Test tests on the flutter characteristics of the SB2U model were conducted after the model had been modified so as to lower its flutter speed. This was done in order to insure the occurrence of normal flutter before anticipated skin failures. Such skin failure appeared imminent near top speed in the previous test series already reported. For this reason the wing torsion frequency was lowered from 1575 cycles per minute to 1330 cycles per minute. This latter value is closer to the originally intended model value and so also the flutter speed, predicted at about 125 miles per hour
Airfoil-contour modifications based on (epsilon)-curve method of calculating pressure distribution by Theodore Theodorsen( Book )

1 edition published in 1944 in English and held by 2 WorldCat member libraries worldwide

A method, based directly on the so-called epsilon-curve method published originally in 1931 in NACA Report No. 411, is presented for use in making modifications to the shape and pressure distribution of a given airfoil. In particular, it may be desirable to remove excessive irregularities or local peaks in the distribution. In this process it may be required that certain parameters of the airfoil be kept unchanged; for instance, the angle of zero lift, the ideal lift coefficient, or the moment coefficient. From and academic viewpoint, an altered distribution cannot be "prescribed" because compliance with the requirement of maintaining a Laplacian flow field is involved. A prescribed distribution can therefore not be obtained by iteration. The process, however adequate, is necessarily one of qualitative modifications. Several numerical samples illustrating the use of the method are given in the appendix
Vibration surveys of the P-47-B rudder and fin-rudder assembly by Theodore Theodorsen( Book )

2 editions published in 1943 in English and held by 2 WorldCat member libraries worldwide

The present work was conducted in connection with a study of the flutter characteristics of the P-47 tail assembly. The original fabric-covered rudder designated by "I" was subsequently replaced by a metal-covered rudder designated by "II." The fin was also somewhat reinforced and the vibration results on the combination of this reinforced fin and the metal rudder is given under III. This combination, which is now in use (April 1943), proved completely satisfactory from a vibration standpoint and has subsequently been tested in flight to a true speed of the order of 600 mile per hour. As a matter of record the vibration survey is therefore given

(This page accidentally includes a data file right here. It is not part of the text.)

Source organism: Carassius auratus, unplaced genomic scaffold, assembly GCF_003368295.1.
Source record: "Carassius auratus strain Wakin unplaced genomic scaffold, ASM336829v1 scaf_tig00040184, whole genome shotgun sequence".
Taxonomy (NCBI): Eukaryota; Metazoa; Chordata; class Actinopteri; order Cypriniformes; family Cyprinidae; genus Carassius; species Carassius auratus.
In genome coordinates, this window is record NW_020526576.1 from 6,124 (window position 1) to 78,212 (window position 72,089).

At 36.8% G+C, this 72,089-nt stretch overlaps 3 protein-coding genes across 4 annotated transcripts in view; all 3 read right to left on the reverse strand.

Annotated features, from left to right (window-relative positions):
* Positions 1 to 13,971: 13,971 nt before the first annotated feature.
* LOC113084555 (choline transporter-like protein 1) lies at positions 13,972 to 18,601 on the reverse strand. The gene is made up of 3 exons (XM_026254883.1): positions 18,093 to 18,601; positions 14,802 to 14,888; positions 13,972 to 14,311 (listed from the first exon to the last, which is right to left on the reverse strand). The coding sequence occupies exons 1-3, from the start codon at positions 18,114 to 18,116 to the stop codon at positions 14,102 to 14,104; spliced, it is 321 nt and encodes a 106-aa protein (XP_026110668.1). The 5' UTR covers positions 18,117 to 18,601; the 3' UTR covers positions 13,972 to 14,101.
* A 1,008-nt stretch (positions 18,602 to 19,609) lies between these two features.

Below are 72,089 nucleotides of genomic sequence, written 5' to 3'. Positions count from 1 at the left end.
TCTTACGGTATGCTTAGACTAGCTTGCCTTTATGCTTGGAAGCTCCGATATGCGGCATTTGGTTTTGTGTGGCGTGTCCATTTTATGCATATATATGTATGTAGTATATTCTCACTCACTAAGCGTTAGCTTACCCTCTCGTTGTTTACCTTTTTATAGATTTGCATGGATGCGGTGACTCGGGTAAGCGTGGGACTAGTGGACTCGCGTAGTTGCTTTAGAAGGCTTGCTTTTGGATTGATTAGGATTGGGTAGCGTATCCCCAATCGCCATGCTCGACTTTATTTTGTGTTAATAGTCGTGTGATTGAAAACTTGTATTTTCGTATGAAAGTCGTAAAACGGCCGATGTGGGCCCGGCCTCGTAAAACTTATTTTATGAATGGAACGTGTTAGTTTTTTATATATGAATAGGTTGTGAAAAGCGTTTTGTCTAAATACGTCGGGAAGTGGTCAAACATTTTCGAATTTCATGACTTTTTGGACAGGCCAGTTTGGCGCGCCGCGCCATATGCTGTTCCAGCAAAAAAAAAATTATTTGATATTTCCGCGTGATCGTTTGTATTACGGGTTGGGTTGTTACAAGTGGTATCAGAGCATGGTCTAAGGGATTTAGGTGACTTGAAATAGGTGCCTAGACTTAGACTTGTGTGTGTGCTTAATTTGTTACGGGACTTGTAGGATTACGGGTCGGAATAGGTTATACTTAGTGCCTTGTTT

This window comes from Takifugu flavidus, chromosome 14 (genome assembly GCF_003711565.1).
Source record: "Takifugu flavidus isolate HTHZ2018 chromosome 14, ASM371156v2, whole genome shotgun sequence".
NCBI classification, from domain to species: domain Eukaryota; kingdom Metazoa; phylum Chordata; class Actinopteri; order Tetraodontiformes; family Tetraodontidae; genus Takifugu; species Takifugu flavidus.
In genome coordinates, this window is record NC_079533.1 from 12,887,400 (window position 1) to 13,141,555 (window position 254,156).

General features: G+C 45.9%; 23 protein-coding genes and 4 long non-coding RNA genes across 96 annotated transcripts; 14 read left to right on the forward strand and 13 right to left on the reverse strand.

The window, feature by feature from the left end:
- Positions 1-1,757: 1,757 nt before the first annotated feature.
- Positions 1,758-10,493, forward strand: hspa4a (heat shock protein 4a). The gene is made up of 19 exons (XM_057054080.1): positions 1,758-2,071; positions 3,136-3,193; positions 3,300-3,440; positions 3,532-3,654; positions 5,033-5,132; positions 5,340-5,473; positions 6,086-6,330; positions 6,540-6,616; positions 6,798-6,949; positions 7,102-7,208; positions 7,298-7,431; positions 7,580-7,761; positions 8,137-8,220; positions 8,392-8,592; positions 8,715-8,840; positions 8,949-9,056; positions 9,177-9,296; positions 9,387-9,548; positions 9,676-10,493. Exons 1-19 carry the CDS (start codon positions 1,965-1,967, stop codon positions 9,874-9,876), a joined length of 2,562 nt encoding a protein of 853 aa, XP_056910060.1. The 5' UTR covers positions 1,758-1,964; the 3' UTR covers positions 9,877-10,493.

Flutter tests on SB2U model in 16-foot tunnel by Theodore Theodorsen( Book )

2 editions published in 1943 in English and held by 2 WorldCat member libraries worldwide

Tests were conducted in the 16-foot NACA tunnel at Langley Field to determine the flutter characteristics of the SB2U-2 airplane. These tests were originally planned as a desirable check of recommendations based on calculations and submitted to the Navy and the manufacturer subsequent to the occurrence of flutter in high-speed dives. The tests were also, at the time, considered as a useful check on the theory itself. A further purpose of the tests was to study the behavior of the airplane of the tests was to study the behavior of the airplane just below the flutter speed, a problem which has been the subject of much speculation on the practicability of flutter testing in flight. Since the validity of flutter calculations has been very well established since that time, the second object was, at present, considered the primary purpose of the tests